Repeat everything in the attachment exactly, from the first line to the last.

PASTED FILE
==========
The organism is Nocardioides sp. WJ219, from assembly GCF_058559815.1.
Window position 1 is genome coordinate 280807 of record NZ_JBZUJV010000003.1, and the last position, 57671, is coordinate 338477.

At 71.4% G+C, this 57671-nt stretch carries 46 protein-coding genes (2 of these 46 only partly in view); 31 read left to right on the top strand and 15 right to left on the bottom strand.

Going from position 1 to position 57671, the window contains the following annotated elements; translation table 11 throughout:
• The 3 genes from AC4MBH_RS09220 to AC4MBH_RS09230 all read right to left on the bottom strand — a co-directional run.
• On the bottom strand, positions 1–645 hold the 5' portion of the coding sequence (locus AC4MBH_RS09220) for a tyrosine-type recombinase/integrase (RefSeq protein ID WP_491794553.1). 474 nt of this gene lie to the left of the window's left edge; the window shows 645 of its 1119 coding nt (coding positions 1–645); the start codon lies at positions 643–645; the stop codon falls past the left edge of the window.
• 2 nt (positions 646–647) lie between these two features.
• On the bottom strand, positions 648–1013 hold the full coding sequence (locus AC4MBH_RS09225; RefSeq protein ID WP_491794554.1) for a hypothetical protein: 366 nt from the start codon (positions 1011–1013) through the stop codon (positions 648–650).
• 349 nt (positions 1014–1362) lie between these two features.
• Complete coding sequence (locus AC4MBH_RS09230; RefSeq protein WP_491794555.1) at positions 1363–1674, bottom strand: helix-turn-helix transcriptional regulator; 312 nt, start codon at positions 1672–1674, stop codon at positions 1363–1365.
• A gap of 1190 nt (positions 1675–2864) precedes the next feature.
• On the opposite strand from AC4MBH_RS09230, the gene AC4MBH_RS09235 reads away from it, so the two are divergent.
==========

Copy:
The organism is Nocardioides sp. WJ219, from assembly GCF_058559815.1.
Window position 1 is genome coordinate 280807 of record NZ_JBZUJV010000003.1, and the last position, 57671, is coordinate 338477.

At 71.4% G+C, this 57671-nt stretch carries 46 protein-coding genes (2 of these 46 only partly in view); 31 read left to right on the top strand and 15 right to left on the bottom strand.

Going from position 1 to position 57671, the window contains the following annotated elements; translation table 11 throughout:
• The 3 genes from AC4MBH_RS09220 to AC4MBH_RS09230 all read right to left on the bottom strand — a co-directional run.
• On the bottom strand, positions 1–645 hold the 5' portion of the coding sequence (locus AC4MBH_RS09220) for a tyrosine-type recombinase/integrase (RefSeq protein ID WP_491794553.1). 474 nt of this gene lie to the left of the window's left edge; the window shows 645 of its 1119 coding nt (coding positions 1–645); the start codon lies at positions 643–645; the stop codon falls past the left edge of the window.
• 2 nt (positions 646–647) lie between these two features.
• On the bottom strand, positions 648–1013 hold the full coding sequence (locus AC4MBH_RS09225; RefSeq protein ID WP_491794554.1) for a hypothetical protein: 366 nt from the start codon (positions 1011–1013) through the stop codon (positions 648–650).
• 349 nt (positions 1014–1362) lie between these two features.
• Complete coding sequence (locus AC4MBH_RS09230; RefSeq protein WP_491794555.1) at positions 1363–1674, bottom strand: helix-turn-helix transcriptional regulator; 312 nt, start codon at positions 1672–1674, stop codon at positions 1363–1365.
• A gap of 1190 nt (positions 1675–2864) precedes the next feature.
• On the opposite strand from AC4MBH_RS09230, the gene AC4MBH_RS09235 reads away from it, so the two are divergent.